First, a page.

From this it follows that young people need to be able to use time to mature; but in contrast to adults, they see time as elastic. Young people today experience time in a non-linear fashion. The reason for this elasticity can be summed up in one word – internet. The web has allowed young people to develop a form of “atemporality”. The most striking example of this is social media. Facebook, for instance, is a communication channel based on an absolutely unique concept in history: the timeline. In other words, it’s an open-ended option of sharing a present moment, envisaging the future, and remembering the past – by continuing to write about it, share it, and comment on it.
This creates a virtual time-space that is wholly disconnected from reality, allowing young people to juggle with the linear nature of time as they wish, build shared memories, edit them, alter them – and even delete them. Facebook is not just a social medium: it is also a place where collective memories, disconnected from real time, are being forged. And understanding young people’s relationship to time also entails getting to grips with their ability to travel at will in non-linear time.
Young people’s elastic relationship with time usually surfaces in images, and understanding it also entails understanding their relationship with the latter. In today’s adult world, or that of our parents, still photos dominate: a framed photo of the kids in the living room, a photo of the grandparents on a wall, a family holiday snapshot on the bedside table; single, isolated, immutable pictures; the iconic “photo on the mantelpiece” we all saw at our grandparents’, conveying a memory shared only by those who were there, visible only to guests in our home.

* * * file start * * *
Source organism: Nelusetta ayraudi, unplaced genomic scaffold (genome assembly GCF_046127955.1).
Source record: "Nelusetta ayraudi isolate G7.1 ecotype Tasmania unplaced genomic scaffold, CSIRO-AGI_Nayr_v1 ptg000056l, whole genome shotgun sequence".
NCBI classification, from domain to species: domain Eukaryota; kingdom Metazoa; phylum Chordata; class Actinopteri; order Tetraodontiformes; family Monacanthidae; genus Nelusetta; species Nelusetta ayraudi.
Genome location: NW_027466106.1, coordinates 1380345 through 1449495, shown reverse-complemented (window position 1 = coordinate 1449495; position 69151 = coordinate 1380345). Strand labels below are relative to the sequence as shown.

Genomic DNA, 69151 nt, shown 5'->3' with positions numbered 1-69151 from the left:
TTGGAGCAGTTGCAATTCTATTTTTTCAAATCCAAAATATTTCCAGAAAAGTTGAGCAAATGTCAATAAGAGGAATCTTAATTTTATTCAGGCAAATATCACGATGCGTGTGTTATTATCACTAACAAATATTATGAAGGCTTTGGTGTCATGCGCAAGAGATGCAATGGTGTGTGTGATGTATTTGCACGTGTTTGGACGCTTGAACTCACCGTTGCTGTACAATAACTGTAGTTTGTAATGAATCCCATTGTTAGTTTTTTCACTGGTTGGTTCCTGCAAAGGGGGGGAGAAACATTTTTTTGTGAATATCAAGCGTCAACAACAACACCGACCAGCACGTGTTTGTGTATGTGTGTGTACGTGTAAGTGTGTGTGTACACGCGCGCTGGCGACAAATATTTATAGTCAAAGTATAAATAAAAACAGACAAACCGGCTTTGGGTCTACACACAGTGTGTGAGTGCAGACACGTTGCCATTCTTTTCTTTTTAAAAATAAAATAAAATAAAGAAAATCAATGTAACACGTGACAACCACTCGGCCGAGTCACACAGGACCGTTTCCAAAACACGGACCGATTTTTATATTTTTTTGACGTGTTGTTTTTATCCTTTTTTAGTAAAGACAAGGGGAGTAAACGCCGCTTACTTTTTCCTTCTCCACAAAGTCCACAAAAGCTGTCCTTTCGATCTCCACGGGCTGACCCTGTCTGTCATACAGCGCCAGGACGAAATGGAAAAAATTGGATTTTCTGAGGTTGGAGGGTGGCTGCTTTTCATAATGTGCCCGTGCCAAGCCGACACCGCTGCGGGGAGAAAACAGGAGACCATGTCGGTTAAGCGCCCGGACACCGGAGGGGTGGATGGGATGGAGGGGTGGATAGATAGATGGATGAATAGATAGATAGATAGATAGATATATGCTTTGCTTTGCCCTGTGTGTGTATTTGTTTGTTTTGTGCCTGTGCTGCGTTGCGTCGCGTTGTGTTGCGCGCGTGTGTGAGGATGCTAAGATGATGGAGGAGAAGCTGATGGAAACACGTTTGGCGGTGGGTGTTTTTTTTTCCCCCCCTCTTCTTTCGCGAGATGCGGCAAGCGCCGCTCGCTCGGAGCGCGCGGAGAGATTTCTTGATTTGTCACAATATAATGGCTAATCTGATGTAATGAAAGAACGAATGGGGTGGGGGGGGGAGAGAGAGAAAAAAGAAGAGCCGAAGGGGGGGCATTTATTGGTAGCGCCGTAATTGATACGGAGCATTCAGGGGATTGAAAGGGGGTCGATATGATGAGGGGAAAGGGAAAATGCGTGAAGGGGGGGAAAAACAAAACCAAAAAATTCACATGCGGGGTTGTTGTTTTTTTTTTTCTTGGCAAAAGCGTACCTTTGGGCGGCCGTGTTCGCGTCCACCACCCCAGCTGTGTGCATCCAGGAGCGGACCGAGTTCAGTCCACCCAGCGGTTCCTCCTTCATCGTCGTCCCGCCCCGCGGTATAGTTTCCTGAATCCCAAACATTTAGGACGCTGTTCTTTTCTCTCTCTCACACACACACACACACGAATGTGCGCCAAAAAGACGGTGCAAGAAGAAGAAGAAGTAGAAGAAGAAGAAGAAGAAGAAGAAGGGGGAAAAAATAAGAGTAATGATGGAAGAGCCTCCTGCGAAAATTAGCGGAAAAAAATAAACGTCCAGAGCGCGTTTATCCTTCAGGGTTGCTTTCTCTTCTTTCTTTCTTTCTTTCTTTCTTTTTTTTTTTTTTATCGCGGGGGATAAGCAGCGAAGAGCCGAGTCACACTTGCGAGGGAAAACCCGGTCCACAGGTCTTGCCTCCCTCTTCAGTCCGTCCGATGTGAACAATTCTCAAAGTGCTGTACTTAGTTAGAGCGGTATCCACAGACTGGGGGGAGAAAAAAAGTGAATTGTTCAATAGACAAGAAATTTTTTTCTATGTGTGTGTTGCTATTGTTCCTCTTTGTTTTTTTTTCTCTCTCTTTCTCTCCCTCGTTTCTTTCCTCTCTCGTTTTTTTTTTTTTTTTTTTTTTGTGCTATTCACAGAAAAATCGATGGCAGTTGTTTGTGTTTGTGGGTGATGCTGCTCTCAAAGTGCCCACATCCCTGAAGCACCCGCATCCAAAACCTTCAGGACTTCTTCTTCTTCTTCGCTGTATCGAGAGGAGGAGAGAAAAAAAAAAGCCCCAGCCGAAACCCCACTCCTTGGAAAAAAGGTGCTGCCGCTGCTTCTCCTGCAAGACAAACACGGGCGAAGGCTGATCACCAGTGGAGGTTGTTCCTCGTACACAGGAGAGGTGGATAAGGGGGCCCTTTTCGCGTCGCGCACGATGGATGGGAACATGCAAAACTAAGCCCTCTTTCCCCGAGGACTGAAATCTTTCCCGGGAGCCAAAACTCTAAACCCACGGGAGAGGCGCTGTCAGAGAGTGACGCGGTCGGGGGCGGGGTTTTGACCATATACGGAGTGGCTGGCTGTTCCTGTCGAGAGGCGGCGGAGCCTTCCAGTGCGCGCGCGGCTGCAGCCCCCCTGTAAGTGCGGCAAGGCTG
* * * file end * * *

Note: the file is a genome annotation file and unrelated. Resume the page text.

Young people live in a “pictoral-temporal” dimension that is the exact opposite of all this. Images are no longer personal, unique, capturing a moment. They have become ubiquitous, are perfectly controlled, and are made available to all and sundry. When a young person shares an image, they are simply placing a temporal marker in the life and community of their peers. Whether it’s on Instagram, Snapchat or some other platform, the same principle is at work. The message is: “I’ve had some me time, I’m in control of it, I’ve immortalised it, and now I’m sharing it so my peers can comment on it.” And, invariably, so that it becomes part of a never-ending present, one that can never be deleted.